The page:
He’s just a bad messenger for the right message.
If Elon Musk takes his electric car company and goes home, investors will be poorer for it.
Tesla Inc.’s colorful co-founder and CEO tweeted on Tuesday that he’s considering taking it private after complaining for years about life atop a public company. As Bloomberg News recalled on Tuesday, Musk expressed “his frustrations with having taken Tesla public” in an interview in January 2015 and has carped about the market several times since then.
Hours after the tweet, Musk laid out his beef with public markets in an email to Tesla employees. The gist is that 1) the volatility of Tesla’s stock is a distraction; 2) the scrutiny around quarterly earnings creates pressure to focus on short-term results at the expense of longer-term ones; and 3) short-sellers, or those who bet against the company, have an incentive to attack it.
My colleague Matt Levine rightly points out that Musk, “who is constantly tweeting attacks on journalists and jokes about bankruptcy, who is also busy running two other companies,” isn’t the best-suited critic of the market’s shortcomings. But don’t confuse the message with the messenger. Regardless of your opinion of Musk or the wisdom of taking Tesla private, with the number of companies listed on U. S. stock exchanges down to roughly 3,600 at the end of 2017 from more than 7,600 in 1997, it’s a good time to ask whether public markets are working the way they should.
Let’s start with Musk’s first complaint. He’s right that Tesla has been whipsawed more than the average stock. Tesla came to market as a mid-cap company with a $2.2 billion market value in June 2010 and has since swelled to $63 billion. The stock’s standard deviation — a common measure of volatility — has been a breathtaking 56 percent since then, compared with just 13 percent for the Russell 1000 Equal Weight Index, a collection of large- and mid-cap stocks.
Tesla isn’t alone, however. Data compiled by Dartmouth professor Ken French show that companies with high valuations and low profitability tend to be bumpier than the broader market. An equal-weighted basket of large-cap stocks with the highest price-to-book ratios and lowest profits had a standard deviation of 22 percent since July 2010, or nearly twice as high as the Russell index.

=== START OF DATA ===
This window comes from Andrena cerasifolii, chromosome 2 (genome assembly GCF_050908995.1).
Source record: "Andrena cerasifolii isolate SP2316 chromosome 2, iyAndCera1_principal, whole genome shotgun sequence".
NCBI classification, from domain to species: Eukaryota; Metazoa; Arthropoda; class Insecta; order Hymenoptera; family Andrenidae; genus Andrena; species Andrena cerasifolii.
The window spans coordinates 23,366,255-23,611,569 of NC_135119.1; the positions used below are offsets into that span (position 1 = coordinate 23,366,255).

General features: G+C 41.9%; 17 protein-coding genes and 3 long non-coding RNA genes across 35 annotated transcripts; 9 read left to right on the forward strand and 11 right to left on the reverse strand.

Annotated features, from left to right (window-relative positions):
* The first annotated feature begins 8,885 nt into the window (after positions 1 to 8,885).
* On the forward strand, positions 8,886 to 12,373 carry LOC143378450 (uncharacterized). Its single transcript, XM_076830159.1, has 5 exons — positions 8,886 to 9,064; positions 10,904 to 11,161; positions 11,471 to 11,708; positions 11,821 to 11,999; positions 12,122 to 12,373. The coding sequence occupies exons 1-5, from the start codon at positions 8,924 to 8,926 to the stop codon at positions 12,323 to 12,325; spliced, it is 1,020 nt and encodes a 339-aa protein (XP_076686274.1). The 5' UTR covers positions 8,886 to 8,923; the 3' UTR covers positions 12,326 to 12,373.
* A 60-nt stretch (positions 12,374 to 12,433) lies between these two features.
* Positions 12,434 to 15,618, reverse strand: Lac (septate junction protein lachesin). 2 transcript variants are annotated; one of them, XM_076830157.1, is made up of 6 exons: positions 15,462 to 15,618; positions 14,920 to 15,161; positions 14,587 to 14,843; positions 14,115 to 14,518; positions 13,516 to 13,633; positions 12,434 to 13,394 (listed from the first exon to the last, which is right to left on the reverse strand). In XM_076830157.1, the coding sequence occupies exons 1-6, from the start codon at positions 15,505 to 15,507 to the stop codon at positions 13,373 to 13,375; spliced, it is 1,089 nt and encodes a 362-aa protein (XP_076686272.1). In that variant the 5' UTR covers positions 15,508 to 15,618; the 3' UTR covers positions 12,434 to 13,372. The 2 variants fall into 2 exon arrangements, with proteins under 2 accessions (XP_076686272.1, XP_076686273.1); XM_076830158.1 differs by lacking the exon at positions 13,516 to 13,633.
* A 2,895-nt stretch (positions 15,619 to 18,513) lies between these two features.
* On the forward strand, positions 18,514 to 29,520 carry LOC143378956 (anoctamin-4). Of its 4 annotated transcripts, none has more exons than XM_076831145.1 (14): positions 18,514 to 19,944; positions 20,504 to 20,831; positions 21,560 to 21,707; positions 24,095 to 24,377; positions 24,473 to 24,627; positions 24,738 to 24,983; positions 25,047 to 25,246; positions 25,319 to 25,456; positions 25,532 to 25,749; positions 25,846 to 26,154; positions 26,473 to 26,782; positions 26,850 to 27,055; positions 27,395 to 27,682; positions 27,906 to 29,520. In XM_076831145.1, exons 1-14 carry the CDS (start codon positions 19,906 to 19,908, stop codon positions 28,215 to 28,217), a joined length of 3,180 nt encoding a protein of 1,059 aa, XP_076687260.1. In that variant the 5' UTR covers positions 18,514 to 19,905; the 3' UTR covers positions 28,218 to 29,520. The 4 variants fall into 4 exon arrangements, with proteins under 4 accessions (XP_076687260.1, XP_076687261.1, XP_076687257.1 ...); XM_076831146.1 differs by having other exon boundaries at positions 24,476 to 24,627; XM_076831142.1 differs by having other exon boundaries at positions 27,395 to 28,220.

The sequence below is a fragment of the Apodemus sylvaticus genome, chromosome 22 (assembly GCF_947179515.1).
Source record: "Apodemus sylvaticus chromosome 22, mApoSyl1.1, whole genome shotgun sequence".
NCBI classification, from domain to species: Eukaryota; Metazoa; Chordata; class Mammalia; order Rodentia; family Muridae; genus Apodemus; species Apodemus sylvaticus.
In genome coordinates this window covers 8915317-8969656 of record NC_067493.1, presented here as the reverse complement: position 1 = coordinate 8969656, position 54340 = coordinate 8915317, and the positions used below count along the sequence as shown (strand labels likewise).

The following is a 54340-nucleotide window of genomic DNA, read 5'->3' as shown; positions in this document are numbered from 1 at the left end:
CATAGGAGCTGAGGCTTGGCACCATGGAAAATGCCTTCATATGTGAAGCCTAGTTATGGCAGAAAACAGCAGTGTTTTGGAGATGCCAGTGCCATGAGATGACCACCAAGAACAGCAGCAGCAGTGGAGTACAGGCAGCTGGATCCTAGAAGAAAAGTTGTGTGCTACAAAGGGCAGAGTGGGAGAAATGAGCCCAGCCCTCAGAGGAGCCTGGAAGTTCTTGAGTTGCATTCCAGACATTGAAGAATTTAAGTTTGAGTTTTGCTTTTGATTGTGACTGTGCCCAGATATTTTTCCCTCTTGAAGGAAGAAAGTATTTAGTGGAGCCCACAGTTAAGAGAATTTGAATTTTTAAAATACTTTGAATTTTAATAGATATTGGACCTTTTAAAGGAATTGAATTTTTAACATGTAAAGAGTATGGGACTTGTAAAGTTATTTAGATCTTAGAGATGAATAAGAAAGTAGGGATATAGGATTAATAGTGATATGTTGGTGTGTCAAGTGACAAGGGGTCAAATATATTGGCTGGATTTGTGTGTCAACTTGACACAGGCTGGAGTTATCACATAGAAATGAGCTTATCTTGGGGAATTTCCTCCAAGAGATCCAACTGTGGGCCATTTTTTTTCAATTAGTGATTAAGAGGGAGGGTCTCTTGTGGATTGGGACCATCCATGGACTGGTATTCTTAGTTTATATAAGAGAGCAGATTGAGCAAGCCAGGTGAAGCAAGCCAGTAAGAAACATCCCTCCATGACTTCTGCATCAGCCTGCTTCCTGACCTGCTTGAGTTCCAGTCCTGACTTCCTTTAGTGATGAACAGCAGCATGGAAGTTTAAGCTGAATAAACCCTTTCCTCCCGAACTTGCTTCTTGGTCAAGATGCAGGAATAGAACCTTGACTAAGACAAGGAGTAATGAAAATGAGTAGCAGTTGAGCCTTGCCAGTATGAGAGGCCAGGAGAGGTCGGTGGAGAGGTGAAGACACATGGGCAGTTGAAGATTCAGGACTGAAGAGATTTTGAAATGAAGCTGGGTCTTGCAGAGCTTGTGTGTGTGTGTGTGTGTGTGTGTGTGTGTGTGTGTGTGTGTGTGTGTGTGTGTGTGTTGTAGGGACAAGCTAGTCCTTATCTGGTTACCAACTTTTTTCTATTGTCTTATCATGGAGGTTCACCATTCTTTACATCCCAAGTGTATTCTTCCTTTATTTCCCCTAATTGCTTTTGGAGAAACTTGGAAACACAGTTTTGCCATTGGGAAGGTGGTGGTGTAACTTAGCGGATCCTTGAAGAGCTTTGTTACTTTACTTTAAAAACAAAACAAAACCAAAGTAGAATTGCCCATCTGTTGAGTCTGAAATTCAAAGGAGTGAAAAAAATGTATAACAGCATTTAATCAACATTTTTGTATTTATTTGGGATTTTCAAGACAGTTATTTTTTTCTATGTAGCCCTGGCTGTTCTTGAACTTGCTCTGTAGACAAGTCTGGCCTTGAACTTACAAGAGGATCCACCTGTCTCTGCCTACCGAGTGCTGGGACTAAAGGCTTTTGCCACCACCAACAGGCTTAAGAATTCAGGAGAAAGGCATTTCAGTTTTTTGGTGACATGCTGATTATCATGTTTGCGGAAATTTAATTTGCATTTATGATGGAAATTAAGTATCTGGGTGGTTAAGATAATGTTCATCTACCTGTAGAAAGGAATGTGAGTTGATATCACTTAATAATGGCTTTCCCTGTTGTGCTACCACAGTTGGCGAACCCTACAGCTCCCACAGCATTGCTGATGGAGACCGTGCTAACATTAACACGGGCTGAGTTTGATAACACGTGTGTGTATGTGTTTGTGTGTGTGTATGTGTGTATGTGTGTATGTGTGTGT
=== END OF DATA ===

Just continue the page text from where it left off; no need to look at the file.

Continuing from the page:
Tesla is among the very richest. Its P/B ratio of 16.2 is more than six times higher than the Russell index’s ratio of 2.6. And it hasn’t yet turned a profit. So it’s understandable that its stock is more volatile than most.
One reason for that higher volatility is related to Musk’s second complaint. Investors pay dearly for companies such as Tesla because they believe future profits will justify the price. Those profits rarely materialize overnight, but that doesn’t stop analysts from raising expectations every quarter and demanding that companies play along. When those companies fall short, their stocks are punished, a result that they understandably try to avoid by obsessing over each quarter.
That’s no way to run a company or a market. In a recent op-ed, Warren Buffett and Jamie Dimon called for companies to stop providing quarterly earnings guidance, saying that, “Short-term-oriented capital markets have discouraged companies with a longer-term view from going public.” I would go further. Investors should care a lot about how companies perform over reasonably long periods and not at all about what happens from quarter to quarter. So there’s no reason investors need quarterly earnings estimates from analysts or anyone else, and even less reason companies should have to worry about keeping pace with them.
Taking a longer-term view would not only dampen volatility, it would also ease the pressure from short-sellers. The combination of a rich stock price and an uncertain future is a tempting target. But if markets were more focused on long-term results, fewer short-sellers would hang around for a payoff.
Not everyone agrees that the shrinking number of public companies is worrisome. A market of 3,600 stocks provides plenty of choices, some say. And companies such as Tesla rarely live up to the hype. That basket of high-valuation, low-profitability stocks returned 5.2 percent annually from July 1963 through June, including dividends — the longest period for which returns are available — while the S&P 500 Index returned 10.2 percent.
But that misses the point. Markets should aspire to provide the same investing opportunities for all investors. When firms such as Tesla go private, or a growing stable of unicorns such as Uber, Airbnb or Musk’s Space X stay private, only well-heeled investors can partake in those ventures. The best ideas will also have the easiest time attracting private capital, forcing those with dimmer prospects to fish in public markets. That’s not a recipe for leveling the playing field.
And it’s not just ordinary investors who are worse off. One reason companies stay private is that it allows them to sidestep regulatory scrutiny and thereby strip investors of protections that public companies owe them, such as transparency and oversight.
Investors don’t have to take Musk’s plans seriously, but it’s a mistake to dismiss his grumblings about public markets. We’ll miss his company when it’s gone.
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